After a long and difficult stage of the pandemic, in which they made many agreements, the relations between businessmen and the government aren’t at their best. There were 15. A total of 15.

Moncloa is the subject of more criticism from the bosses than there was at first. On Tuesday, businessmen brought back two criticisms of Moncloa’s pension reform and the Ministry of Labor’s response to certain sectors of the Spanish labor force market.

Gerardo Cuerva (the president of Cepyme) accused Yolanda Diaz (the second vice president for the Government) of “again trivializing a grave problem for Spain, like the deficit in workers.” Cuerva made the statements in front of dozens of businessmen during the Cepyme closing assembly. One day later, the Ministry of Labor met to discuss the more than 100,000 job vacancies. They concluded that there was no structural problem of a shortage of labor on the labor market. However, Cuerva stated that they were not able to fill the voids in certain sectors such as the hotel industry because they are low-paid and work very hard hours without breaks.

They stressed from the employers that they had detected a problem, and increased to 100,000 hospitality jobs that are not covered currently. Cuerva referred to Diaz’s statements in this way: “Irresponsible”, stated that it was “false” that there is a wage problem, and expressed concern that they don’t offer solutions.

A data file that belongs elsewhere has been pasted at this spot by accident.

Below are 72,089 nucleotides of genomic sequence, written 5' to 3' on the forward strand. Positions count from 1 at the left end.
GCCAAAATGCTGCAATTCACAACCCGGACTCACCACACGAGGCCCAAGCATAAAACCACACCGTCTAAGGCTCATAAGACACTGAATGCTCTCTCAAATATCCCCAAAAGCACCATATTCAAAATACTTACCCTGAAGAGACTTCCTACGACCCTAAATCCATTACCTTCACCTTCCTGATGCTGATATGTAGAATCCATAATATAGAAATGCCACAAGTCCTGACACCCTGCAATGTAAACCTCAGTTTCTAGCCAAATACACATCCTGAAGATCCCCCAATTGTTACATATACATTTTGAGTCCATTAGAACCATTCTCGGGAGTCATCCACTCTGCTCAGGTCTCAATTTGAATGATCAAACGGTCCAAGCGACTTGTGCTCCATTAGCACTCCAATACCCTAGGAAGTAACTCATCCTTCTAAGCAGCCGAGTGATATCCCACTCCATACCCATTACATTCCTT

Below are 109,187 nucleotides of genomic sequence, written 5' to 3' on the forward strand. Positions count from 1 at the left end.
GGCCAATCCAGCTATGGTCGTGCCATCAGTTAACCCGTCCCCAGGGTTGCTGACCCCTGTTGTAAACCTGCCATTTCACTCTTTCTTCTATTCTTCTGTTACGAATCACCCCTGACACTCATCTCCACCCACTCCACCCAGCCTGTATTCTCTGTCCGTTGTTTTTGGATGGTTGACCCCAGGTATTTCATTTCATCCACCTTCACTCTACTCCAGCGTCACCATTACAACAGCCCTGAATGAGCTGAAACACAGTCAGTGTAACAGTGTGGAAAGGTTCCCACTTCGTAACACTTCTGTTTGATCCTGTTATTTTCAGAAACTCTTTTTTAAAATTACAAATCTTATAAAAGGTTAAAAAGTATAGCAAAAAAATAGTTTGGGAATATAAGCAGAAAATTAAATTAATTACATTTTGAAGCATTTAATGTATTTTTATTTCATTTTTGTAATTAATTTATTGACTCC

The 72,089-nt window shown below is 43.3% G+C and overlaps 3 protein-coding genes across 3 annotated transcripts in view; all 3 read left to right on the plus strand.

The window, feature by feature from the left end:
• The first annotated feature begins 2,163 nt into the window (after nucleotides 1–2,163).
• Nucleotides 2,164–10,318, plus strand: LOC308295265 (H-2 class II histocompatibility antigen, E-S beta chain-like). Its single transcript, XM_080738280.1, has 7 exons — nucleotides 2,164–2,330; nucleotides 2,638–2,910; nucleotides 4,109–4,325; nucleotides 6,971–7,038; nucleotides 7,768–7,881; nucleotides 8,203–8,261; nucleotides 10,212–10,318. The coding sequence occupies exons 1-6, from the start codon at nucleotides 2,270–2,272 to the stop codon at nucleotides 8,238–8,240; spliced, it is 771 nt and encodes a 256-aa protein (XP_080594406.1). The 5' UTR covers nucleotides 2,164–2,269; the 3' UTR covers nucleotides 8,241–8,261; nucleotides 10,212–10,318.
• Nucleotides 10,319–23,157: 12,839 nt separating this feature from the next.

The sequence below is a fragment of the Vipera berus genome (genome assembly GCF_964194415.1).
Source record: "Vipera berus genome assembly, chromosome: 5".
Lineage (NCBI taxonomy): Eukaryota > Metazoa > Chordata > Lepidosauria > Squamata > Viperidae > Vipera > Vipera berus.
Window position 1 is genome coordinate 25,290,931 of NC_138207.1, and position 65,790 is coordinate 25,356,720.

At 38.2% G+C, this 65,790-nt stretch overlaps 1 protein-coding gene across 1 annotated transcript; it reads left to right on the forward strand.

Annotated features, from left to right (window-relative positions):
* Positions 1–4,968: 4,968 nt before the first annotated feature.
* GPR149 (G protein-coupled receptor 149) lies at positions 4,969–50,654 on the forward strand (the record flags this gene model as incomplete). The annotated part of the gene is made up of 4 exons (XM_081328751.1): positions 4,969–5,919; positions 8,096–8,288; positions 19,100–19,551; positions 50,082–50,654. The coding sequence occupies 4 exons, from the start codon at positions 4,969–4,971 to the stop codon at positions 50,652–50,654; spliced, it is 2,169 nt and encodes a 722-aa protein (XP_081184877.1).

“Liquidating such a large problem with the demagogic false message that we pay very little makes me conclude that the Government doesn’t intend to do any thing,” said the Vice President of CEOE, criticizing the Executive for not facing structural reforms that would correct the Spanish productive fabric’s weaknesses.

He spoke out hours after Antonio Garamendi, the president of CEOE, had also criticised the reform. He joined the criticisms and demanded that Minister Jose Luis Escriva reevaluate the Toledo Pact’s decision on whether pensions should increase with the CPI.

“There is one person responsible for this, and that is the Spanish Parliament. It is not the political groups. It is the Toledo Pact. The EU has made a comment that clearly states that you must look at it. It is not worth saying “I have elections tomorrow, I don’t have them”, Garamendi defended. He stressed that an income agreement does more than just talk about salaries. It also includes pensions. This is something that isn’t talked about …”..